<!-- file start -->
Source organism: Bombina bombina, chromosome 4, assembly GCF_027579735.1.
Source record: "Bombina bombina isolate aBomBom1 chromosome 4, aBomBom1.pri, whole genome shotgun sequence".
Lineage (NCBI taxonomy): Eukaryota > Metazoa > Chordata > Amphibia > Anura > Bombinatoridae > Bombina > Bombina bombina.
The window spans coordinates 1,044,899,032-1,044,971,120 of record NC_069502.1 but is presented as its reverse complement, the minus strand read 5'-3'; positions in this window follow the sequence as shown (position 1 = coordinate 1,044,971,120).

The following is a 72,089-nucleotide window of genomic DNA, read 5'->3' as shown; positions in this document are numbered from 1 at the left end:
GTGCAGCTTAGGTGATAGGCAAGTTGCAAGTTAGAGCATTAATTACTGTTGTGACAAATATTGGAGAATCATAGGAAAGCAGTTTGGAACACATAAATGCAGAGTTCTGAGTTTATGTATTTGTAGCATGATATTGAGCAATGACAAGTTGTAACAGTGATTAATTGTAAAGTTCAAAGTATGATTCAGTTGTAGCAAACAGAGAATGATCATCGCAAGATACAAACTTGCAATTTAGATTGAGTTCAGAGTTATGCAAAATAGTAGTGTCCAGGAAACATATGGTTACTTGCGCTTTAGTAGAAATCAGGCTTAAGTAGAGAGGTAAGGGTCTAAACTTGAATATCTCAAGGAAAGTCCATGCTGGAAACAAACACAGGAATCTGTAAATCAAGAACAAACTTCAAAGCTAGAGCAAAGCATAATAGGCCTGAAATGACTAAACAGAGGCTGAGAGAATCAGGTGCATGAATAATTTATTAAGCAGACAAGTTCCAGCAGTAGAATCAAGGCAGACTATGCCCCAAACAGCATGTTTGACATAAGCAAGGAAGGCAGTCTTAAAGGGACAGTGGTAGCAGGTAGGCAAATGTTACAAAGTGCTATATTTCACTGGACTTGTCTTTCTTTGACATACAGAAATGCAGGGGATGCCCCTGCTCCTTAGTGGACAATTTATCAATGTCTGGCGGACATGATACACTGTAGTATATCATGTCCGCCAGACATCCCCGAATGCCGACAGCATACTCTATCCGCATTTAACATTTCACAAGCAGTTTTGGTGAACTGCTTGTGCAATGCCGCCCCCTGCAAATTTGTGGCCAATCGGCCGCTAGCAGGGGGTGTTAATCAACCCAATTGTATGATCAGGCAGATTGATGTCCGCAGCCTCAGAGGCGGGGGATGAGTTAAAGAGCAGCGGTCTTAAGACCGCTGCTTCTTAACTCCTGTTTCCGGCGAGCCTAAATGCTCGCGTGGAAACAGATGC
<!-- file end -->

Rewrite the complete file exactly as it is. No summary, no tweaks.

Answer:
Source organism: Bombina bombina, chromosome 4, assembly GCF_027579735.1.
Source record: "Bombina bombina isolate aBomBom1 chromosome 4, aBomBom1.pri, whole genome shotgun sequence".
Lineage (NCBI taxonomy): Eukaryota > Metazoa > Chordata > Amphibia > Anura > Bombinatoridae > Bombina > Bombina bombina.
The window spans coordinates 1,044,899,032-1,044,971,120 of record NC_069502.1 but is presented as its reverse complement, the minus strand read 5'-3'; positions in this window follow the sequence as shown (position 1 = coordinate 1,044,971,120).

The following is a 72,089-nucleotide window of genomic DNA, read 5'->3' as shown; positions in this document are numbered from 1 at the left end:
GTGCAGCTTAGGTGATAGGCAAGTTGCAAGTTAGAGCATTAATTACTGTTGTGACAAATATTGGAGAATCATAGGAAAGCAGTTTGGAACACATAAATGCAGAGTTCTGAGTTTATGTATTTGTAGCATGATATTGAGCAATGACAAGTTGTAACAGTGATTAATTGTAAAGTTCAAAGTATGATTCAGTTGTAGCAAACAGAGAATGATCATCGCAAGATACAAACTTGCAATTTAGATTGAGTTCAGAGTTATGCAAAATAGTAGTGTCCAGGAAACATATGGTTACTTGCGCTTTAGTAGAAATCAGGCTTAAGTAGAGAGGTAAGGGTCTAAACTTGAATATCTCAAGGAAAGTCCATGCTGGAAACAAACACAGGAATCTGTAAATCAAGAACAAACTTCAAAGCTAGAGCAAAGCATAATAGGCCTGAAATGACTAAACAGAGGCTGAGAGAATCAGGTGCATGAATAATTTATTAAGCAGACAAGTTCCAGCAGTAGAATCAAGGCAGACTATGCCCCAAACAGCATGTTTGACATAAGCAAGGAAGGCAGTCTTAAAGGGACAGTGGTAGCAGGTAGGCAAATGTTACAAAGTGCTATATTTCACTGGACTTGTCTTTCTTTGACATACAGAAATGCAGGGGATGCCCCTGCTCCTTAGTGGACAATTTATCAATGTCTGGCGGACATGATACACTGTAGTATATCATGTCCGCCAGACATCCCCGAATGCCGACAGCATACTCTATCCGCATTTAACATTTCACAAGCAGTTTTGGTGAACTGCTTGTGCAATGCCGCCCCCTGCAAATTTGTGGCCAATCGGCCGCTAGCAGGGGGTGTTAATCAACCCAATTGTATGATCAGGCAGATTGATGTCCGCAGCCTCAGAGGCGGGGGATGAGTTAAAGAGCAGCGGTCTTAAGACCGCTGCTTCTTAACTCCTGTTTCCGGCGAGCCTAAATGCTCGCGTGGAAACAGATGC